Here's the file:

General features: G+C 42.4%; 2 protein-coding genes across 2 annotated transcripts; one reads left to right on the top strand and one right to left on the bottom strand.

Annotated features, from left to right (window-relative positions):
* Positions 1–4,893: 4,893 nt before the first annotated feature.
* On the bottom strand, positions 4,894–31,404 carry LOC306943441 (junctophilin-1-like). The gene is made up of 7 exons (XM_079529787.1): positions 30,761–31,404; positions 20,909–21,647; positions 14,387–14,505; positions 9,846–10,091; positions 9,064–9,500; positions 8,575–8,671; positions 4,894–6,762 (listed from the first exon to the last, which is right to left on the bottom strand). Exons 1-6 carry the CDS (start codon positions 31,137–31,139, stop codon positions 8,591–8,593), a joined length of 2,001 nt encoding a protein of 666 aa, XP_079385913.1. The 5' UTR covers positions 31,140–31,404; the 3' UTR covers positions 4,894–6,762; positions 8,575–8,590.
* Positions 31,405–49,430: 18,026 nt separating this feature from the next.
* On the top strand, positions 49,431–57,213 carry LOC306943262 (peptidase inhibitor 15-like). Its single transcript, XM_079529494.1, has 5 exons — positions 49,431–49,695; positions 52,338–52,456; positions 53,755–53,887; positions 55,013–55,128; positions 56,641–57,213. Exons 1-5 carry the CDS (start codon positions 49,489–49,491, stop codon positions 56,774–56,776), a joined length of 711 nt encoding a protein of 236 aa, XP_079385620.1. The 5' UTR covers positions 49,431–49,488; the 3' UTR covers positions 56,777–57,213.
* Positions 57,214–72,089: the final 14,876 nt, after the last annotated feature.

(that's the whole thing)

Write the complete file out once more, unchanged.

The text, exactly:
General features: G+C 42.4%; 2 protein-coding genes across 2 annotated transcripts; one reads left to right on the top strand and one right to left on the bottom strand.

Annotated features, from left to right (window-relative positions):
* Positions 1–4,893: 4,893 nt before the first annotated feature.
* On the bottom strand, positions 4,894–31,404 carry LOC306943441 (junctophilin-1-like). The gene is made up of 7 exons (XM_079529787.1): positions 30,761–31,404; positions 20,909–21,647; positions 14,387–14,505; positions 9,846–10,091; positions 9,064–9,500; positions 8,575–8,671; positions 4,894–6,762 (listed from the first exon to the last, which is right to left on the bottom strand). Exons 1-6 carry the CDS (start codon positions 31,137–31,139, stop codon positions 8,591–8,593), a joined length of 2,001 nt encoding a protein of 666 aa, XP_079385913.1. The 5' UTR covers positions 31,140–31,404; the 3' UTR covers positions 4,894–6,762; positions 8,575–8,590.
* Positions 31,405–49,430: 18,026 nt separating this feature from the next.
* On the top strand, positions 49,431–57,213 carry LOC306943262 (peptidase inhibitor 15-like). Its single transcript, XM_079529494.1, has 5 exons — positions 49,431–49,695; positions 52,338–52,456; positions 53,755–53,887; positions 55,013–55,128; positions 56,641–57,213. Exons 1-5 carry the CDS (start codon positions 49,489–49,491, stop codon positions 56,774–56,776), a joined length of 711 nt encoding a protein of 236 aa, XP_079385620.1. The 5' UTR covers positions 49,431–49,488; the 3' UTR covers positions 56,777–57,213.
* Positions 57,214–72,089: the final 14,876 nt, after the last annotated feature.